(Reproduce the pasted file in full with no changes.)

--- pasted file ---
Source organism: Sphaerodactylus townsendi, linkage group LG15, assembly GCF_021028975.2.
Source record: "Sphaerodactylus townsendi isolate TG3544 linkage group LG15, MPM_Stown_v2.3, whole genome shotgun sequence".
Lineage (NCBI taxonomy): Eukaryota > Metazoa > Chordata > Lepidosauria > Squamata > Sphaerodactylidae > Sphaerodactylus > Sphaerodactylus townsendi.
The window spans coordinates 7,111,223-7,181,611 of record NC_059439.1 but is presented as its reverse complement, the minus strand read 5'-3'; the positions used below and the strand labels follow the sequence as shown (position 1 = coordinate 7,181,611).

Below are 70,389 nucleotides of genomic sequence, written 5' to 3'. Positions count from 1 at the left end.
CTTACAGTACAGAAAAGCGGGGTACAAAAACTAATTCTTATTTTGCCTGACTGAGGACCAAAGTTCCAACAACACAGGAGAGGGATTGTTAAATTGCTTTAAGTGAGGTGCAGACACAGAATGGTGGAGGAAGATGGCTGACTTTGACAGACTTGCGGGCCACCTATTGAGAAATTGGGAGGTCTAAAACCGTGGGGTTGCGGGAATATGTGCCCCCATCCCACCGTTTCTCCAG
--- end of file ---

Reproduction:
Source organism: Sphaerodactylus townsendi, linkage group LG15, assembly GCF_021028975.2.
Source record: "Sphaerodactylus townsendi isolate TG3544 linkage group LG15, MPM_Stown_v2.3, whole genome shotgun sequence".
Lineage (NCBI taxonomy): Eukaryota > Metazoa > Chordata > Lepidosauria > Squamata > Sphaerodactylidae > Sphaerodactylus > Sphaerodactylus townsendi.
The window spans coordinates 7,111,223-7,181,611 of record NC_059439.1 but is presented as its reverse complement, the minus strand read 5'-3'; the positions used below and the strand labels follow the sequence as shown (position 1 = coordinate 7,181,611).

Below are 70,389 nucleotides of genomic sequence, written 5' to 3'. Positions count from 1 at the left end.
CTTACAGTACAGAAAAGCGGGGTACAAAAACTAATTCTTATTTTGCCTGACTGAGGACCAAAGTTCCAACAACACAGGAGAGGGATTGTTAAATTGCTTTAAGTGAGGTGCAGACACAGAATGGTGGAGGAAGATGGCTGACTTTGACAGACTTGCGGGCCACCTATTGAGAAATTGGGAGGTCTAAAACCGTGGGGTTGCGGGAATATGTGCCCCCATCCCACCGTTTCTCCAG